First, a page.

With cries of “Rebuild now! Rebuild Now!” parishioners and supporters of a Greek Orthodox church that was destroyed in the 9/11 attacks rallied at Ground Zero on June 26 in hopes of resuming negotiations to rebuild the church.
St. Nicholas Greek Orthodox Church and the Port Authority of New York and New Jersey have been at odds for several years over the cost and exact location of the rebuilt church.
“Shame on the Port Authority to take this long to rebuild our church,” Nicholas A. Karacostas, supreme president of the American Hellenic Educational Progressive Association, a national Greek-American group, at a rally that drew about 100 people to the site of the former World Trade Center.
“It’s a crime, it’s a crime for us to beg them to rebuild the church in its rightful place.”
Less than three months before the 10th anniversary of the 9/11 attacks, the church’s pastor, the Rev. John Romas, said he and his flock are frustrated that negotiations have been stalled for almost a year.
“Let us hope our prayers will be answered,” Romas said.
The Port Authority is in charge of the overall rebuilding efforts at Ground Zero. St. Nicholas, a small parish whose history dates back to 1916, stood in the shadows of the trade center’s twin towers and was the only house of worship destroyed in the attacks.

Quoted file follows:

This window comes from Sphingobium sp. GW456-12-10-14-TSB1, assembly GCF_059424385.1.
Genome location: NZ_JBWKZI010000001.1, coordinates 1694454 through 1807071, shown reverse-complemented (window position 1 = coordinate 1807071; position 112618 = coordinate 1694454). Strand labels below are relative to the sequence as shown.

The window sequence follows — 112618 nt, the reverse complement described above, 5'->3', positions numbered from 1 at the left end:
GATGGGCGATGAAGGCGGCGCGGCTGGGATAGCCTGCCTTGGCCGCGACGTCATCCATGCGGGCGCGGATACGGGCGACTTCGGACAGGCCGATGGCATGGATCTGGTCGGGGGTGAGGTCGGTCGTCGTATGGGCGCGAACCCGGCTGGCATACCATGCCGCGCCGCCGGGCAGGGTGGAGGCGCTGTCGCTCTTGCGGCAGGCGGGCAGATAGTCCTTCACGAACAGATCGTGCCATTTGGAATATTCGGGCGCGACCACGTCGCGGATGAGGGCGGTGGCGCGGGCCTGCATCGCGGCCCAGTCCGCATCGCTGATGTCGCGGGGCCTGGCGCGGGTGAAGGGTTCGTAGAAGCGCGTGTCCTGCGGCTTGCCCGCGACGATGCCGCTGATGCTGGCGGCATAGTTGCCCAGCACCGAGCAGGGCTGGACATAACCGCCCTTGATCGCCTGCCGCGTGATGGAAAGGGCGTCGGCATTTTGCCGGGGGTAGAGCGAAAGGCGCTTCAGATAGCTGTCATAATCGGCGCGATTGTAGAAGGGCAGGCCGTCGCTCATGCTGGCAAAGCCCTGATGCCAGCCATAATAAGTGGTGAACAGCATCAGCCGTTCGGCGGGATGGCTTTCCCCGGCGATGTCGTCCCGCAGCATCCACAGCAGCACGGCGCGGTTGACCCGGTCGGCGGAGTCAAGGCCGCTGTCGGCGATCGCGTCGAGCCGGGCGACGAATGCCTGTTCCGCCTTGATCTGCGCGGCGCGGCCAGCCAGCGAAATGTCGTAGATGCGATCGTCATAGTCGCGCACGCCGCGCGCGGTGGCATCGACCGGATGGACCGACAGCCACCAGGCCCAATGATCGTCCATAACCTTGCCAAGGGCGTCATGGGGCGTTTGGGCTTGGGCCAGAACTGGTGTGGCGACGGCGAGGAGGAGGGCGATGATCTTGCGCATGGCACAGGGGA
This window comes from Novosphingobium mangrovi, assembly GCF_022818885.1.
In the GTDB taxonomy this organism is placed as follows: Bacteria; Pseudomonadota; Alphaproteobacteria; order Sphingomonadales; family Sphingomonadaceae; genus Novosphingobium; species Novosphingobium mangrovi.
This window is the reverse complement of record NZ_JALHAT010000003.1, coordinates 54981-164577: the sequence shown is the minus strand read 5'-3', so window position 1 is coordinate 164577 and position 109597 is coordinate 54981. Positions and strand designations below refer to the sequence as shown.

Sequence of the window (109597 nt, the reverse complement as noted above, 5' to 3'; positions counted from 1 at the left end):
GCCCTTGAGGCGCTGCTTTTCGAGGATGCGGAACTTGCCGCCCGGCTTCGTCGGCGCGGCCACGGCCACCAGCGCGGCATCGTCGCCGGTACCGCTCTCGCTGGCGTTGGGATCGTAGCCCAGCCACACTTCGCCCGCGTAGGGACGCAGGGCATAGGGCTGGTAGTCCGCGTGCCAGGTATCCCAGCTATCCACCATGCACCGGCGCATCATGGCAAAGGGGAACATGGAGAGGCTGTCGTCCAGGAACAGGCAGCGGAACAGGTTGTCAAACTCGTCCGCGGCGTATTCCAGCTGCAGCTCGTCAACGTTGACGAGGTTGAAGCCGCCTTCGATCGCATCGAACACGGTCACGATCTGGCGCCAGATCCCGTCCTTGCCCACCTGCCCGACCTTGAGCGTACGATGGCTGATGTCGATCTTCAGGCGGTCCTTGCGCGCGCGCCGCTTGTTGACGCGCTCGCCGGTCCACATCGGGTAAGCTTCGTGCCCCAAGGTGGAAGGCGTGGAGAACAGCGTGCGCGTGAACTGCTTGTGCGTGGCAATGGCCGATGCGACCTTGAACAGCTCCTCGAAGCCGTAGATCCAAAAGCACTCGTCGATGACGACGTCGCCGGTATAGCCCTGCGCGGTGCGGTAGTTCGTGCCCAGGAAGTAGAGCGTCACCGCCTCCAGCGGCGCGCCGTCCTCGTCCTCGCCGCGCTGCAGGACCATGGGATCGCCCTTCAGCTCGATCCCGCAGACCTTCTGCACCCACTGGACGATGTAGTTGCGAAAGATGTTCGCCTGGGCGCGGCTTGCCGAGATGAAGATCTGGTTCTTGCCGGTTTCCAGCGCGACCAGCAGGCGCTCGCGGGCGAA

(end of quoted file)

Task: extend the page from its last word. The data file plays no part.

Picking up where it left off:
The uncertain future of St. Nicholas has sometimes been described as a reflection of larger problems at the World Trade Center site, where rebuilding has been marred by delays, political infighting, financing problems and bureaucratic snafus.
While rebuilding St. Nicholas is considered a small part of the overall rebuilding efforts, the negotiations over the church have been particularly sour. Earlier this year, frustrated church officials filed a lawsuit against the Port Authority over the delays.
The Port Authority and the church had a preliminary agreement for a land swap in which the church would give up rights to its former site on Cedar Street and rebuild at a larger property on Liberty Street.
The Port Authority did not respond immediately for comment about the rally or the criticisms made by the church. But officials had previously said talks with St. Nicholas got bogged down over what they called the church’s escalating demands.
At the Sunday rally, a number of speakers noted that prominent political leaders ― including New York Mayor Michael R. Bloomberg ― had championed the cause of a controversial Muslim cultural center near Ground Zero, but supporters of St. Nicholas said they had experienced nothing but frustration.
“We’re just very frustrated it’s taken so long,” Karacostas said in an interview. “And there’s still nothing to show for it.”